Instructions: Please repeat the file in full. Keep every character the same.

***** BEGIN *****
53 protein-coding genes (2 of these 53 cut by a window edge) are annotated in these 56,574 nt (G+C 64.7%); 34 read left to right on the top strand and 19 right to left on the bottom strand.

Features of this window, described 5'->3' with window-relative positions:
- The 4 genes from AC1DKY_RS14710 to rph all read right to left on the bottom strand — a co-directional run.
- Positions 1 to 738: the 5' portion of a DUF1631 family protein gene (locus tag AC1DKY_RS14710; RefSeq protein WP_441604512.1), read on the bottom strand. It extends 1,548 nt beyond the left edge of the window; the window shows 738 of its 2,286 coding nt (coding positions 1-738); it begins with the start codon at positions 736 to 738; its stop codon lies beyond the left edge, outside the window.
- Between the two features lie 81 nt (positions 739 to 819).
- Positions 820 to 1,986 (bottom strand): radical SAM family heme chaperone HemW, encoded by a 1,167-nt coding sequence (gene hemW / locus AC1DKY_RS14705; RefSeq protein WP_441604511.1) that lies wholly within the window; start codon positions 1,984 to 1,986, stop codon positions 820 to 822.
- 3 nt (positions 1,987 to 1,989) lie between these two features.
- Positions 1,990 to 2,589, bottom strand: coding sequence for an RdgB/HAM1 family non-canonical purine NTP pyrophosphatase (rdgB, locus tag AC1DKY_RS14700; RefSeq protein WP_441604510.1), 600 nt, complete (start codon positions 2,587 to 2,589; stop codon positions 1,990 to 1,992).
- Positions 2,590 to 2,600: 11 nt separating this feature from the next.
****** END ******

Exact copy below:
53 protein-coding genes (2 of these 53 cut by a window edge) are annotated in these 56,574 nt (G+C 64.7%); 34 read left to right on the top strand and 19 right to left on the bottom strand.

Features of this window, described 5'->3' with window-relative positions:
- The 4 genes from AC1DKY_RS14710 to rph all read right to left on the bottom strand — a co-directional run.
- Positions 1 to 738: the 5' portion of a DUF1631 family protein gene (locus tag AC1DKY_RS14710; RefSeq protein WP_441604512.1), read on the bottom strand. It extends 1,548 nt beyond the left edge of the window; the window shows 738 of its 2,286 coding nt (coding positions 1-738); it begins with the start codon at positions 736 to 738; its stop codon lies beyond the left edge, outside the window.
- Between the two features lie 81 nt (positions 739 to 819).
- Positions 820 to 1,986 (bottom strand): radical SAM family heme chaperone HemW, encoded by a 1,167-nt coding sequence (gene hemW / locus AC1DKY_RS14705; RefSeq protein WP_441604511.1) that lies wholly within the window; start codon positions 1,984 to 1,986, stop codon positions 820 to 822.
- 3 nt (positions 1,987 to 1,989) lie between these two features.
- Positions 1,990 to 2,589, bottom strand: coding sequence for an RdgB/HAM1 family non-canonical purine NTP pyrophosphatase (rdgB, locus tag AC1DKY_RS14700; RefSeq protein WP_441604510.1), 600 nt, complete (start codon positions 2,587 to 2,589; stop codon positions 1,990 to 1,992).
- Positions 2,590 to 2,600: 11 nt separating this feature from the next.